JACKSONVILLE, Fla. — He could have given up. Jacksonville's own Garrett Scantling had every reason to give up.
But here's the beautiful part. He didn't.
Scantling, age 26, graduated from Episcopal High School and the University of Georgia. Now he's an Olympian in Tokyo. He represents the USA in the decathlon, which is often called the most grueling event in all of sports.
That's the victory. But let's look at the three bog defeats which could have knocked him down.
In 2016, he went to Eugene, Oregon to try out for the Olympic team. He was on fire until the 1500, the "metric mile." His endurance began to fizzle and he wound up placing 4th. Only the top three make the Olympic team.
His mother, Robby, says her son told her, "Mom, I didn't even get a t-shirt."
What does that mean? Turns out, as the 4th place finisher/the alternate, he had to go through Olympic processing. His mom says, "And we had to go in that room with all those athletes and he had to pic out everything he wanted to wear. He walked away with nothing."
Imagine that. You cannot wear an Olympic uniform. You are not an Olympian. But you have to pick out the Olympic gear in a room packed with athletes all excited they made the team.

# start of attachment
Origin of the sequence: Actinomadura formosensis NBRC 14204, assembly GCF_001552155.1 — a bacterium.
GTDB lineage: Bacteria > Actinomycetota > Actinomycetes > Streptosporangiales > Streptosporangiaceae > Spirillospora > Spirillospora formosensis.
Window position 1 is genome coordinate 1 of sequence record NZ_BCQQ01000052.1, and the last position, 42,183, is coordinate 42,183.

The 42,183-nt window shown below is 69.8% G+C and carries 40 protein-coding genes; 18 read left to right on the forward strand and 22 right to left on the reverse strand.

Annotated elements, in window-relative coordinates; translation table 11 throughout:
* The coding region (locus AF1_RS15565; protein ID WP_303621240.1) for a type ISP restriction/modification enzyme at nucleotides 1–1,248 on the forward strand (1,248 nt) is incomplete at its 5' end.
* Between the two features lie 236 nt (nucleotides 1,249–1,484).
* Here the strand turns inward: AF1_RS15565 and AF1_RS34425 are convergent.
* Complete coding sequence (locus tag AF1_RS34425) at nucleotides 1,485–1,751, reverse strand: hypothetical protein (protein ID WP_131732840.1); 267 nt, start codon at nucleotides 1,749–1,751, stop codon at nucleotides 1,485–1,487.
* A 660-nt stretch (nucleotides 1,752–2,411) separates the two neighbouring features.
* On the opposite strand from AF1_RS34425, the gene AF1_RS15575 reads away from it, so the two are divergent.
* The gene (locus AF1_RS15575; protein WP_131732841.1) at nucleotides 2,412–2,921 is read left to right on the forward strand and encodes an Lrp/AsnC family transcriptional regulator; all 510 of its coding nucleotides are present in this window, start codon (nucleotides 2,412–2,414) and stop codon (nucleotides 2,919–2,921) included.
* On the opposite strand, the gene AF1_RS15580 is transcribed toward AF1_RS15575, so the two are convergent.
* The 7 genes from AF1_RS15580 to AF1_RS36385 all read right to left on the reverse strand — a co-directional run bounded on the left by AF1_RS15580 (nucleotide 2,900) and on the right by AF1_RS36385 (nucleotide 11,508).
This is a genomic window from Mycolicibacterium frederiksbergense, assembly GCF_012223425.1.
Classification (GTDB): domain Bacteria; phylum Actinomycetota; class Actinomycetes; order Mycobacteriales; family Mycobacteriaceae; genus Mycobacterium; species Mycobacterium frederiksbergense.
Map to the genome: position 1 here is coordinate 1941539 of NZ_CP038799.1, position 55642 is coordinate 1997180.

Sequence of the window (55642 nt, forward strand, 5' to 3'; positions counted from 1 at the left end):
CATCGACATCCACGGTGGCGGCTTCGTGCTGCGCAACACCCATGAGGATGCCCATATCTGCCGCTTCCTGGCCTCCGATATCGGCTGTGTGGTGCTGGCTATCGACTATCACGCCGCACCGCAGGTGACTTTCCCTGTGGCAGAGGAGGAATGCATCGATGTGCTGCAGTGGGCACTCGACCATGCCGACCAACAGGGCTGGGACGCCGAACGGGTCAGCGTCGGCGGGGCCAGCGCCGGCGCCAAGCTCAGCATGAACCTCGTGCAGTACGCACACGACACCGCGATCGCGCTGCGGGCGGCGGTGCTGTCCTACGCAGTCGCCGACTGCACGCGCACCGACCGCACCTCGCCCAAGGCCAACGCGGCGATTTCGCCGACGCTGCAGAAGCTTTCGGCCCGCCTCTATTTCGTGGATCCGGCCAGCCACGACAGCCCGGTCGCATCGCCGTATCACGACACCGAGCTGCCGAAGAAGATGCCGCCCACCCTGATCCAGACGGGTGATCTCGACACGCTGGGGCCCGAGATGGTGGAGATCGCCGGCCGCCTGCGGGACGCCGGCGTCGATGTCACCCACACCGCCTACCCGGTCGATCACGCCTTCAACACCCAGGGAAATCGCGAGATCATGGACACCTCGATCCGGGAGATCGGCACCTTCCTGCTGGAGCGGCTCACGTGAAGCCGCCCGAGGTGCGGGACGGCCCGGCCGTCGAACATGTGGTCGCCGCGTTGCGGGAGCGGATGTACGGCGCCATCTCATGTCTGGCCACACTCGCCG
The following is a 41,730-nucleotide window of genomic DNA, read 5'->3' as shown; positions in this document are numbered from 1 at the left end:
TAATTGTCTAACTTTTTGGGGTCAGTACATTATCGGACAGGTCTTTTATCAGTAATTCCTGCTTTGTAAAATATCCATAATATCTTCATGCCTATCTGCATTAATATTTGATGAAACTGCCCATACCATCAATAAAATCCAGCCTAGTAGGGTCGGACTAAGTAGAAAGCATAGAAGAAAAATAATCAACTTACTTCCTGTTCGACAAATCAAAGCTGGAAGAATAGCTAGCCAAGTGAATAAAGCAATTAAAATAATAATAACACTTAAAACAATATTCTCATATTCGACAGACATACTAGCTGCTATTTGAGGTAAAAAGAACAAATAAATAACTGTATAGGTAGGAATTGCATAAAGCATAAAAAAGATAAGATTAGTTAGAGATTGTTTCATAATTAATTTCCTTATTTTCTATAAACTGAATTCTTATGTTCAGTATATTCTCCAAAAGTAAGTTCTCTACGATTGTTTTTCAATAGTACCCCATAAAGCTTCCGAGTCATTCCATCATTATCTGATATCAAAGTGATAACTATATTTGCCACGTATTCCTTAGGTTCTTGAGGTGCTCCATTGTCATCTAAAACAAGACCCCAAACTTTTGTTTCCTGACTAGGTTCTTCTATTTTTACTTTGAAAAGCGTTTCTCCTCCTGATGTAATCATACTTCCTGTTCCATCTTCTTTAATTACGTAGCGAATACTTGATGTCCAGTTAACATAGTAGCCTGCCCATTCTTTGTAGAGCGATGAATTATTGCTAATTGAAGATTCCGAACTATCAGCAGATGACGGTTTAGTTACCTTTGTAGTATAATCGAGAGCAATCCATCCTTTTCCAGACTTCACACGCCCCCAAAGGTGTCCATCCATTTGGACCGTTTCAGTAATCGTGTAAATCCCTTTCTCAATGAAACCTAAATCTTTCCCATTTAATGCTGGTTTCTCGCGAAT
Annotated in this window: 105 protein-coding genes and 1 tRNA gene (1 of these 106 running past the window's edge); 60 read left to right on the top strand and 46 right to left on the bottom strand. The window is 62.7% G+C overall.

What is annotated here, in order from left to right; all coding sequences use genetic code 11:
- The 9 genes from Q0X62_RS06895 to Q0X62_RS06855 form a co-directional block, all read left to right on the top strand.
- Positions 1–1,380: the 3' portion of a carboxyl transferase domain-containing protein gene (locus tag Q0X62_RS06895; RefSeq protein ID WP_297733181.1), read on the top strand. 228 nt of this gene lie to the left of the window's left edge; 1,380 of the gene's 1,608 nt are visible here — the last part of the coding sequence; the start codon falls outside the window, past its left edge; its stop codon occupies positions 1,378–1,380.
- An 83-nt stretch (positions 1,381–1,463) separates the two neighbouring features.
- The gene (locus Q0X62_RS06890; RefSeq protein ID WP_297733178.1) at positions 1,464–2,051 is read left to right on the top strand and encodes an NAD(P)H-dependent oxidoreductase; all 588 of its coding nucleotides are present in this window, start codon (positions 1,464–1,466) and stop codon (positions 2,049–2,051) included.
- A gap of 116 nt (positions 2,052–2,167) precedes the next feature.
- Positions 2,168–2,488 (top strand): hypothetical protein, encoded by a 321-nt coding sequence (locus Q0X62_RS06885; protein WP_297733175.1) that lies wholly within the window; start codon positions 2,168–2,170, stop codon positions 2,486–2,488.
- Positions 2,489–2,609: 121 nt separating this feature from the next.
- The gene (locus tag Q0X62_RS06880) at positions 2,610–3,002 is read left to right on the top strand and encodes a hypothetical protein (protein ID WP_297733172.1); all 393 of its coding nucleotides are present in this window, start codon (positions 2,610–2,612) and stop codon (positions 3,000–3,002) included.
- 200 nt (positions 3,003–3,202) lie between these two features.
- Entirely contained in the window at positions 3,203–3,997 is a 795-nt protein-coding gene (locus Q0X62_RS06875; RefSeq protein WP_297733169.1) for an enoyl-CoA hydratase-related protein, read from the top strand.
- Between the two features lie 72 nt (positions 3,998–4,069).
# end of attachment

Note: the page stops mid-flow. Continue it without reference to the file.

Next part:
Yeah, 4th place stinks.
His mom says, "He was so upset. I spent the next two days with him in Oregon." She still has a picture of Scantling behind a fence, as she's trying to reach over and pat her son on the head.
Scantling was picked up by the Atlanta Falcons to play NFL football. But he was cut.
He tried again for the NFL at Jaguars mini camp. He was cut again.
Looking back, Scantling says, "I don't want that feeling again."
Scantling is not into blaming anyone else. He says, "Version 1 of Garrett.. There was always an excuse. My stomach hurt or my ankle hurt. Something always prompted me to cut practice short."
But with his family support and his faith, he tried again. "God was always behind me," he says.
His UGA coach, Petros Kyprianou encouraged him to train at Georgia and go for the decathlon again --- this time for the Tokyo Olympics.
This time, "Version 2 of Garrett," as he likes to say, smoked the Olympics. He finished first for the U.S. decathlon team, with 50% of his ten events personal bests.
His mom looks at her son's photos and just beams. "He's the best athlete in the world. There you go."